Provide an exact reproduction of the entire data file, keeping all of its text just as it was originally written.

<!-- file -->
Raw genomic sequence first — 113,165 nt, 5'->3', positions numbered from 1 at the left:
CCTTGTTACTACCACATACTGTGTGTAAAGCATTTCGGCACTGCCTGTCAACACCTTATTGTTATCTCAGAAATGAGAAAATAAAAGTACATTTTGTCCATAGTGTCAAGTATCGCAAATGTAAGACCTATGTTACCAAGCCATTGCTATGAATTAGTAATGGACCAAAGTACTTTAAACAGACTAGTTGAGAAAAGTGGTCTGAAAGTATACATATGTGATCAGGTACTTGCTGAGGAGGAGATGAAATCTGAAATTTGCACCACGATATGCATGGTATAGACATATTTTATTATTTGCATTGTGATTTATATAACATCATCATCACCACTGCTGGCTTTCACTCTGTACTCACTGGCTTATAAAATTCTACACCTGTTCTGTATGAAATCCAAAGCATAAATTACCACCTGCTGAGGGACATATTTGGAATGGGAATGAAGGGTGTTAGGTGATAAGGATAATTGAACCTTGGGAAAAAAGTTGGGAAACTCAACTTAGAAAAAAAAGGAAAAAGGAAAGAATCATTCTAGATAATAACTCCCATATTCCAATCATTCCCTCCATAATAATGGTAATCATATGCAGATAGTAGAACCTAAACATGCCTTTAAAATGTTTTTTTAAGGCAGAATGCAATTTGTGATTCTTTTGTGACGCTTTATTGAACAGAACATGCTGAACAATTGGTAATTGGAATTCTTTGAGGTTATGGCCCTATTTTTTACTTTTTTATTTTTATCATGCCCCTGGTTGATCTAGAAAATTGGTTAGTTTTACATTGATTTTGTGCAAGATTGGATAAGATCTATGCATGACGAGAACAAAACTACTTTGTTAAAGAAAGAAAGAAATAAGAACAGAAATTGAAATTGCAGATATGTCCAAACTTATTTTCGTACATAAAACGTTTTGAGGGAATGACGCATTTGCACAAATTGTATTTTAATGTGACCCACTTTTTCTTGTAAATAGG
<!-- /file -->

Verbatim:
Raw genomic sequence first — 113,165 nt, 5'->3', positions numbered from 1 at the left:
CCTTGTTACTACCACATACTGTGTGTAAAGCATTTCGGCACTGCCTGTCAACACCTTATTGTTATCTCAGAAATGAGAAAATAAAAGTACATTTTGTCCATAGTGTCAAGTATCGCAAATGTAAGACCTATGTTACCAAGCCATTGCTATGAATTAGTAATGGACCAAAGTACTTTAAACAGACTAGTTGAGAAAAGTGGTCTGAAAGTATACATATGTGATCAGGTACTTGCTGAGGAGGAGATGAAATCTGAAATTTGCACCACGATATGCATGGTATAGACATATTTTATTATTTGCATTGTGATTTATATAACATCATCATCACCACTGCTGGCTTTCACTCTGTACTCACTGGCTTATAAAATTCTACACCTGTTCTGTATGAAATCCAAAGCATAAATTACCACCTGCTGAGGGACATATTTGGAATGGGAATGAAGGGTGTTAGGTGATAAGGATAATTGAACCTTGGGAAAAAAGTTGGGAAACTCAACTTAGAAAAAAAAGGAAAAAGGAAAGAATCATTCTAGATAATAACTCCCATATTCCAATCATTCCCTCCATAATAATGGTAATCATATGCAGATAGTAGAACCTAAACATGCCTTTAAAATGTTTTTTTAAGGCAGAATGCAATTTGTGATTCTTTTGTGACGCTTTATTGAACAGAACATGCTGAACAATTGGTAATTGGAATTCTTTGAGGTTATGGCCCTATTTTTTACTTTTTTATTTTTATCATGCCCCTGGTTGATCTAGAAAATTGGTTAGTTTTACATTGATTTTGTGCAAGATTGGATAAGATCTATGCATGACGAGAACAAAACTACTTTGTTAAAGAAAGAAAGAAATAAGAACAGAAATTGAAATTGCAGATATGTCCAAACTTATTTTCGTACATAAAACGTTTTGAGGGAATGACGCATTTGCACAAATTGTATTTTAATGTGACCCACTTTTTCTTGTAAATAGG